The Modern Antiquarian. Stone Circles, Ancient Sites, Neolithic Monuments, Ancient Monuments, Prehistoric Sites, Megalithic MysteriesThe Modern Antiquarian


Hurl Stone

Standing Stone / Menhir

<b>Hurl Stone</b>Posted by awrcImage © awrc 2003ce
This site is of disputed antiquity. If you have any information that could help clarify this site's authenticity, please post below or leave a post in the forum.
Nearest Town:Alnwick (18km ESE)
OS Ref (GB):   NU039247 / Sheet: 75
Latitude:55° 30' 57.49" N
Longitude:   1° 56' 17.63" W

Added by moey

Discussion Topics0 discussions
Start a topic

Show map   (inline Google Map)

Images (click to view fullsize)

Add an image Add an image
<b>Hurl Stone</b>Posted by awrc <b>Hurl Stone</b>Posted by awrc <b>Hurl Stone</b>Posted by pebblesfromheaven <b>Hurl Stone</b>Posted by moey <b>Hurl Stone</b>Posted by moey


Add fieldnotes Add fieldnotes
Haven't been able to find out any history of this one yet. It stands, set in a rough stone base, so may well be of modern origin, although it may be re(z)erected.

A tall thin stone, over 10ft tall, it leans or points quite heavily. Views over towards The Cheviots to the West and Hepburn Woods to the East.

Of notable mention is a bit of modern architecture just oevr the hill - The Hurlstone Tower was built in 2000 by the local landowner and is a round 3 storey castle looking folly.
moey Posted by moey
9th February 2003ce


Add folklore Add folklore
An old bastile-house (Hebburn Castle or Tower, the old seat of the family of Hebburn) stands in the southern part of Chillingham Park, from which a concealed passage was said to have passed to a pillar-like stone, named the Horl-stone or Hurl-stone, in a field near the New Town of Chillingham or Chillingham Newton.
Hebburn Castle must be Hepburn Bastle, a 16th century tower house in Chillingham Park, which is a mile or two to the east, across the river.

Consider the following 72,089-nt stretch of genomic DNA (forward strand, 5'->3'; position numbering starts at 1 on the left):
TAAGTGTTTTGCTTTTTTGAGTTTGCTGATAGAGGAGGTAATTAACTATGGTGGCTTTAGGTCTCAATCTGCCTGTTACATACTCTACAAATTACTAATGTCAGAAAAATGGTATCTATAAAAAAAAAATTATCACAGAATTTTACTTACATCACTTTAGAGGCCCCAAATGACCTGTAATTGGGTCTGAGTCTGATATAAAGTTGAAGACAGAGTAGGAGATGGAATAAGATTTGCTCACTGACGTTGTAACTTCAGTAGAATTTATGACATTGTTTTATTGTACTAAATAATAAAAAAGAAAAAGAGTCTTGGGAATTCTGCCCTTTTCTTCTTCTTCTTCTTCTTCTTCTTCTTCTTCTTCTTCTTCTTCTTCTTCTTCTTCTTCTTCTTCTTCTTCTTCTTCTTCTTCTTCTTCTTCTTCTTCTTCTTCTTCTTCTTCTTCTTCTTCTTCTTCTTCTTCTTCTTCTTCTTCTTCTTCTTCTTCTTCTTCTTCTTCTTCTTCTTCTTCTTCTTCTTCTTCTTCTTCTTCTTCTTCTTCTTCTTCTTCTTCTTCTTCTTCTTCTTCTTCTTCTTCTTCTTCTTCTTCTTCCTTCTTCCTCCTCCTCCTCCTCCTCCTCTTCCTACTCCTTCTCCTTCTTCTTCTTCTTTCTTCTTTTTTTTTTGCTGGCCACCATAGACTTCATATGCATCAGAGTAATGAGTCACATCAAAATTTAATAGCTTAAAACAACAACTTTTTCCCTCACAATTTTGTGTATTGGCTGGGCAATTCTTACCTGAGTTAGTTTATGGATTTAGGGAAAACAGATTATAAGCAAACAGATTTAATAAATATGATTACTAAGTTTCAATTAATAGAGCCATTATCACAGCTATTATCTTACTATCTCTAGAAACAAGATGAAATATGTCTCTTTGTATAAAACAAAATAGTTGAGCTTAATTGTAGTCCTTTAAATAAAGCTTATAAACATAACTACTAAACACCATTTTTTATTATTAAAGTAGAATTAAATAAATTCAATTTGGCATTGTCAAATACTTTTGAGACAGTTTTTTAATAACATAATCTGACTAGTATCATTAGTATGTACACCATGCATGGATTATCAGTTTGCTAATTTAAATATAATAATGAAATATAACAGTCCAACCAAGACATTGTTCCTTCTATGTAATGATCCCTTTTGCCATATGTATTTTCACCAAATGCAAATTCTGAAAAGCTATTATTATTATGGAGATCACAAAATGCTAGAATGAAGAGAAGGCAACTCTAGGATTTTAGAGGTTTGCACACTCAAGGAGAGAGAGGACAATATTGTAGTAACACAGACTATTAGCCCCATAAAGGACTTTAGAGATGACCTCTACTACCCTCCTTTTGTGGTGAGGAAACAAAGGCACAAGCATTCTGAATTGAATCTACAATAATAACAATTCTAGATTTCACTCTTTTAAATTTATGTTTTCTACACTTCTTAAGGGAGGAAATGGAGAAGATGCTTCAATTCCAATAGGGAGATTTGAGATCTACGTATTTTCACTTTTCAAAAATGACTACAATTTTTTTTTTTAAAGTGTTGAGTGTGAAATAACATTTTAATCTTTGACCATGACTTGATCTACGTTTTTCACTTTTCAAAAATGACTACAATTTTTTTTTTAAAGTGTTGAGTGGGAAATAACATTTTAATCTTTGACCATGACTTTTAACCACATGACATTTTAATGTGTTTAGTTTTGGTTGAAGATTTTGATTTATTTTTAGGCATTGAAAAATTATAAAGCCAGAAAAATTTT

Horl-stone is by some conjectured to be Earl's Stone. It was erected in a socket by Mr. Jobson, late farmer of Chillingham Newton: and some years ago had a portion struck off it by lightning.
These quotes are from the Denham tracts, and you can read more from them about the connection between the Hurlstone and Cateran's Hole on the latter's page.
Rhiannon Posted by Rhiannon
3rd November 2009ce
Edited 31st January 2010ce

Among the traditions attaching to megaliths and boulders a very common one is that they have been hurled to their place by giants, and crosses have been added by giants to this sport. The famous Hurle Stone at Chillingham, much famed for its circumambulatory ritual expressed in the jingling rhyme:

"Wind about and turn again,
And thrice round the Hurl Stane.
Round about and wind again,
Thrice round the Hurl Stane"

is actually a Christian cross. In this case the acquisition of the tradition may be due to the conformation of the shattered shaft which is pointed and inclines to the east, thus giving it "from a distance the look of a gigantic cross-bow bolt hurled here."**

*Denham Tracts, ii, p142.
**History of Northumberland (Northumberland County History Committee) vol.xiv, 1935, pp323-4
In Pre-Christian Survivals in Connection with Crosses in the North of England
E. M. Guest
Folklore, Vol. 52, No. 3. (Sep., 1941), pp. 224-228.

So is the idea that it was a cross actually part of the folklore? To my untrained eye it seems more convincing crossbow bolt. And when a giant's thrown it, you just know it's a standing stone and not a cross shaft. Probably.
Rhiannon Posted by Rhiannon
27th March 2007ce
Edited 27th March 2007ce

William Weaver Tomlinson, the first edition of whose Guide to Northumberland was published in 1888, says that the name Hurl Stone is probably a corruption of 'Earl's Stone'. He goes on to say...

"According to a local tradition, some persons once exploring the subterranean passage which is said to extend from the Caterane's Cave on Bewick Moor to the Henhole on Cheviot, had got as far as the Hurle Stone when their lights went out, and they heard above them strange voices repeating, amid the trampling of horses' feet, the elfin rhyme -

'Hup, hup, and gee again!
Round and round the Hurle Stone.'

Terror-stricken, they retraced their footsteps through the darkness to the mouth of the cave as fast as possible."
Posted by awrc
25th May 2004ce
Edited 31st January 2010ce


Add miscellaneous Add miscellaneous, the MAGIC link actually suggests it *is* prehistoric, and has signs of cup marks in it. Phew! Posted by awrc
25th May 2004ce

MAGIC reckons it's early medieval.
Hob Posted by Hob
6th October 2003ce